More Technology Isn’t the Answer

The city council made the right move when it tabled a plan to purchase license-plate readers.


File photo by Darwin BondGraham

Policing in the 21st century has increasingly relied on technological advances, from computers in patrol cars to body-worn cameras. So, it should have come as no surprise that when Alameda experienced an uptick in thefts recently, Police Chief Paul Rolleri proposed a technological solution: spend $500,000 to purchase and install license plate readers at all of the Island’s borders with Oakland.

Rolleri reasoned that his department could use the data from the readers to track vehicles involved in crime and concluded the cameras could be a deterrent. He noted that Piedmont experienced a crime drop after it installed cameras in 2014 on its borders with Oakland.

But in recent years, privacy and immigration advocates have raised concerns about license-plate-reader technology — not so much about the cameras but about who has access to their data. Could the data be accessed by the U.S. Immigration and Customs Enforcement Agency, or ICE, which could then use it to track undocumented people? If so, then this new technology would run afoul of Alameda’s sanctuary city law, which prohibits APD from helping ICE’s deportation efforts. 

At a Feb. 6 council meeting, Rolleri had difficulty fully answering the access question. And so the city council made the right move in delaying approval of the license-plate technology until the city adopts procedures ensuring that ICE can’t use it.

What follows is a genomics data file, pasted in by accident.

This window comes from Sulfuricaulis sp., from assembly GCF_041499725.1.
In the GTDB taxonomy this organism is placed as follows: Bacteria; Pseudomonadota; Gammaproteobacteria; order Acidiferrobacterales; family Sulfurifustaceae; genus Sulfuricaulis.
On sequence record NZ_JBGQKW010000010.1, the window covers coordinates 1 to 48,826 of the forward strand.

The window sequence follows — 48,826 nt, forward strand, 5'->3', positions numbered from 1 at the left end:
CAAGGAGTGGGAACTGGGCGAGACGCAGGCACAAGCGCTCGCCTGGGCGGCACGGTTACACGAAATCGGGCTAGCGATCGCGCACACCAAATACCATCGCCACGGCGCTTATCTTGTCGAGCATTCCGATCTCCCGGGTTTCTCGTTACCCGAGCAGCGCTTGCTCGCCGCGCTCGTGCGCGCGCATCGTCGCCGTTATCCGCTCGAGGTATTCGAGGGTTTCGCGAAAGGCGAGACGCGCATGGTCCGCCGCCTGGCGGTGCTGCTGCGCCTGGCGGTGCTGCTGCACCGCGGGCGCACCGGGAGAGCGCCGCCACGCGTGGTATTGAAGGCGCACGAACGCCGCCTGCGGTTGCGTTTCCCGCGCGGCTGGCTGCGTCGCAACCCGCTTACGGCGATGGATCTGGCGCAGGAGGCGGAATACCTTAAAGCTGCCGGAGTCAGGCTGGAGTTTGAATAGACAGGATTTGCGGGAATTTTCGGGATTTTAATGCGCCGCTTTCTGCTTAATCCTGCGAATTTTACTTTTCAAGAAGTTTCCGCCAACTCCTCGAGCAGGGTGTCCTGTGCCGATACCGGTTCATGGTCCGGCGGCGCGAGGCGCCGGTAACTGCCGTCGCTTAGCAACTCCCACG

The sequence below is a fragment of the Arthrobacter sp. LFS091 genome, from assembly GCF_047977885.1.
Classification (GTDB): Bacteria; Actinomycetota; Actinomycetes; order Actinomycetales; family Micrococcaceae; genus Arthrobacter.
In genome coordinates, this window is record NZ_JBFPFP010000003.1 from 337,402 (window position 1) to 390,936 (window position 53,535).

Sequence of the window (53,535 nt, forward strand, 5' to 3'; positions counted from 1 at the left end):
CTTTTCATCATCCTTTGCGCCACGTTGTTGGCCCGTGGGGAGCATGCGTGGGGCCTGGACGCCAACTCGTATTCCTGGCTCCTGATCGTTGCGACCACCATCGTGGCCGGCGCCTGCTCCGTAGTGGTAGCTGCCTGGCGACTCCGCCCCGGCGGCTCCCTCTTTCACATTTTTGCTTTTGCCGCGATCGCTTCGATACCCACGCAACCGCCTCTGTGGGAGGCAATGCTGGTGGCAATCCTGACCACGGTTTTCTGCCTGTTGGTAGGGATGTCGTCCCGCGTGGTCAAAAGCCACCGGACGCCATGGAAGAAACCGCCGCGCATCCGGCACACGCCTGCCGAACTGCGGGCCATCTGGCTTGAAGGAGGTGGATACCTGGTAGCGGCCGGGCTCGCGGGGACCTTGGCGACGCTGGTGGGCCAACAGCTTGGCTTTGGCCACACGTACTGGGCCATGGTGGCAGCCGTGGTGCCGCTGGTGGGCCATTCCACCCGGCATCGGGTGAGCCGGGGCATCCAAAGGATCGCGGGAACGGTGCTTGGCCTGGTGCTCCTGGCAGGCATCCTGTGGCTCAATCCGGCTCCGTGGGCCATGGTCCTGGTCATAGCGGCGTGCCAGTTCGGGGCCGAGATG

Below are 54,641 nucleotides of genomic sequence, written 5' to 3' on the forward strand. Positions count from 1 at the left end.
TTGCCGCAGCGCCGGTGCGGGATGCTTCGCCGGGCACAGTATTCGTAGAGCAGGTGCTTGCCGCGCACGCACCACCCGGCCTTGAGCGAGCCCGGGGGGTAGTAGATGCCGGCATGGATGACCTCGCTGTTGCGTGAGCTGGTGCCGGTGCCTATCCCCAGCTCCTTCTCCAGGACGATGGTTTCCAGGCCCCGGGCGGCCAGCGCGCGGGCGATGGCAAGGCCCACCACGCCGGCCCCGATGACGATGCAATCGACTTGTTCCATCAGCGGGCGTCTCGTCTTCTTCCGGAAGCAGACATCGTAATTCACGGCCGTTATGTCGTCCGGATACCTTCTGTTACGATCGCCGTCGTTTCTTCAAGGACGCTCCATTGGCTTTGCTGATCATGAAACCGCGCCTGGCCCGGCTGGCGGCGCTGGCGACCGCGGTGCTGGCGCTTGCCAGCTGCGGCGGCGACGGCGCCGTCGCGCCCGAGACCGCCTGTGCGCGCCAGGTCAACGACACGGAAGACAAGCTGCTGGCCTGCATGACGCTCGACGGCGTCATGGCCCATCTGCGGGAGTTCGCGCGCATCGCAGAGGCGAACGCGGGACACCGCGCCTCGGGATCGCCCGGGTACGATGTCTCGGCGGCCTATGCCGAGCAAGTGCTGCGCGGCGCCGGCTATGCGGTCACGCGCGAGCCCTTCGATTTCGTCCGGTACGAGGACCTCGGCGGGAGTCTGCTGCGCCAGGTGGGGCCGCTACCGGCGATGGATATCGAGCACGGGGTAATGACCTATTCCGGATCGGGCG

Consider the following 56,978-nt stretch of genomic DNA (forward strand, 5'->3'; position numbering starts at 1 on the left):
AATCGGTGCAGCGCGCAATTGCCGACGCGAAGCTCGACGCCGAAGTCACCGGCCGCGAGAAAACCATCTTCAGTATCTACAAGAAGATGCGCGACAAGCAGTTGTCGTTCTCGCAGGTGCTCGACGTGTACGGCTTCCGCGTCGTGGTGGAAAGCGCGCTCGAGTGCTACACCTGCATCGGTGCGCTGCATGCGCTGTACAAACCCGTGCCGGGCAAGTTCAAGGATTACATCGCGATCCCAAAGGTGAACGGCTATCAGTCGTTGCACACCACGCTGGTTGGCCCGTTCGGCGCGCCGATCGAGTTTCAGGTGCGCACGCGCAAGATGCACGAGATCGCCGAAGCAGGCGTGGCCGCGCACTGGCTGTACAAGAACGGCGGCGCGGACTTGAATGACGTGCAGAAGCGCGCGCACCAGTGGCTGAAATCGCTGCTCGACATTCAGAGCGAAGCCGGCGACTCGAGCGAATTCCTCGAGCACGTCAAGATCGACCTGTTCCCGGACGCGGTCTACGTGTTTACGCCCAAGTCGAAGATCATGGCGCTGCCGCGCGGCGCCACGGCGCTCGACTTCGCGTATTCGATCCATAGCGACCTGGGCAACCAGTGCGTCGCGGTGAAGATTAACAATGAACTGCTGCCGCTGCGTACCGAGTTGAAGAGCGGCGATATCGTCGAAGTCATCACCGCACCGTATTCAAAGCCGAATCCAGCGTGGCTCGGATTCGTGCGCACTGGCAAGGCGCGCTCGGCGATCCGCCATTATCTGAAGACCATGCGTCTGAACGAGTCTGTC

And that day may never come. Why? For starters, Rolleri had planned to ink a technology contract with Vigilant Solutions, which recently reached a deal with ICE that allows it to access its database.

Alameda’s data also would be shared with Northern California Regional Intelligence Center, which allows federal, state, and local law enforcement to use its database. Center officials say they changed their rules to block ICE’s access after California adopted its statewide sanctuary law. But we’ve learned in the Trump era that rules we’ve come to depend on can be changed in a moment, including those that protected Dreamers from deportation.

The regional intelligence center is federally funded, and as such, the Trump administration could pressure the center at any time to allow ICE to access its data. After all, the president has made targeting immigrants one of his top priorities. It shouldn’t be one of Alameda’s.

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